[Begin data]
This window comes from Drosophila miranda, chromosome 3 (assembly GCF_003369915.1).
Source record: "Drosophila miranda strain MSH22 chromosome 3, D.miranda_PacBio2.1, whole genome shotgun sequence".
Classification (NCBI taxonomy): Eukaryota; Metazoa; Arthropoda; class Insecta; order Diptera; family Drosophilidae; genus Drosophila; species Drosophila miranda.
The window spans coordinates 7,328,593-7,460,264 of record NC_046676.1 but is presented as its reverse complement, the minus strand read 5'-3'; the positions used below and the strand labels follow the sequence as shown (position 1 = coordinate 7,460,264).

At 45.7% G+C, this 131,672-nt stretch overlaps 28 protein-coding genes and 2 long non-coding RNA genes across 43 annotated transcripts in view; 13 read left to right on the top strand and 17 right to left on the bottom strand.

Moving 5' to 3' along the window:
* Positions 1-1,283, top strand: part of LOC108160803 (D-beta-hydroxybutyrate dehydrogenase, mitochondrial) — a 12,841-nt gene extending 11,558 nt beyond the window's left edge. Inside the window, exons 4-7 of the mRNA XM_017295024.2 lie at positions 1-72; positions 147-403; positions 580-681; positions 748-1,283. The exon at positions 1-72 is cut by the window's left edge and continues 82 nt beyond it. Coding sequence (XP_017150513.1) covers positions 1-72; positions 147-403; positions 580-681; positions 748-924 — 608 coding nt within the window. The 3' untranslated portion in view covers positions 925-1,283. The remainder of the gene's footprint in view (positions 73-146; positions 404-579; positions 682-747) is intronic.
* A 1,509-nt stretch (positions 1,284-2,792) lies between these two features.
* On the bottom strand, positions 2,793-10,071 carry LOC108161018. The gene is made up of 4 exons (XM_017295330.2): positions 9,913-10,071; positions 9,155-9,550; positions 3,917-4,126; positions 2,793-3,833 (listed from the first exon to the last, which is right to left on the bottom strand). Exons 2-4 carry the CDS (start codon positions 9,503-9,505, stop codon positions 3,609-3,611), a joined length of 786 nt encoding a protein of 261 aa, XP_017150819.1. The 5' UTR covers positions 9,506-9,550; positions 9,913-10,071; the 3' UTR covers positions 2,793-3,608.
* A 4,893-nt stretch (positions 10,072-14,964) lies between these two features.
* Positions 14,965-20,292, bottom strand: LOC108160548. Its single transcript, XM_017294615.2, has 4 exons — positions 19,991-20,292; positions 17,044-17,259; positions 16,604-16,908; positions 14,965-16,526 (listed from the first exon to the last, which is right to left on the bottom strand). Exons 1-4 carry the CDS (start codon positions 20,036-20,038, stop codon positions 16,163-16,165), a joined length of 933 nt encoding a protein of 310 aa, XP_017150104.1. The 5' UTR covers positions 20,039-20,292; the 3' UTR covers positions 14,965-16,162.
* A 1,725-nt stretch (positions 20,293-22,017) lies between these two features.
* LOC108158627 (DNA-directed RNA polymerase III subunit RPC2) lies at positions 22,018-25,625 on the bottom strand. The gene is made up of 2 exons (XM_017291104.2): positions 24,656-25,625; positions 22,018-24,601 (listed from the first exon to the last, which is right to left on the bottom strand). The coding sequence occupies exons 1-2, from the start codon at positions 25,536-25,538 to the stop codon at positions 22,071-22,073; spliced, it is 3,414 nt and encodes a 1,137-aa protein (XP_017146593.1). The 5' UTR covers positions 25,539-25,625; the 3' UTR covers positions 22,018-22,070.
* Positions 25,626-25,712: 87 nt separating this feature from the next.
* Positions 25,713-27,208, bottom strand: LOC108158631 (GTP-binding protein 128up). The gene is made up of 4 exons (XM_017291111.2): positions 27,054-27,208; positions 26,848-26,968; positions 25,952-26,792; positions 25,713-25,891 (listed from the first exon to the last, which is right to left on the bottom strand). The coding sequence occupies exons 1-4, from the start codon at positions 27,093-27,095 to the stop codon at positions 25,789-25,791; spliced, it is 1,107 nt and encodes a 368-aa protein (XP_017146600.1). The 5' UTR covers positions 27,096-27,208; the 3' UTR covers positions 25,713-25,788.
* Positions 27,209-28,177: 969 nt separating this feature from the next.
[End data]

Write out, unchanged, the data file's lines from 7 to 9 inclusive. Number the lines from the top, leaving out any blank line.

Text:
* Positions 1-1,283, top strand: part of LOC108160803 (D-beta-hydroxybutyrate dehydrogenase, mitochondrial) — a 12,841-nt gene extending 11,558 nt beyond the window's left edge. Inside the window, exons 4-7 of the mRNA XM_017295024.2 lie at positions 1-72; positions 147-403; positions 580-681; positions 748-1,283. The exon at positions 1-72 is cut by the window's left edge and continues 82 nt beyond it. Coding sequence (XP_017150513.1) covers positions 1-72; positions 147-403; positions 580-681; positions 748-924 — 608 coding nt within the window. The 3' untranslated portion in view covers positions 925-1,283. The remainder of the gene's footprint in view (positions 73-146; positions 404-579; positions 682-747) is intronic.
* A 1,509-nt stretch (positions 1,284-2,792) lies between these two features.
* On the bottom strand, positions 2,793-10,071 carry LOC108161018. The gene is made up of 4 exons (XM_017295330.2): positions 9,913-10,071; positions 9,155-9,550; positions 3,917-4,126; positions 2,793-3,833 (listed from the first exon to the last, which is right to left on the bottom strand). Exons 2-4 carry the CDS (start codon positions 9,503-9,505, stop codon positions 3,609-3,611), a joined length of 786 nt encoding a protein of 261 aa, XP_017150819.1. The 5' UTR covers positions 9,506-9,550; positions 9,913-10,071; the 3' UTR covers positions 2,793-3,608.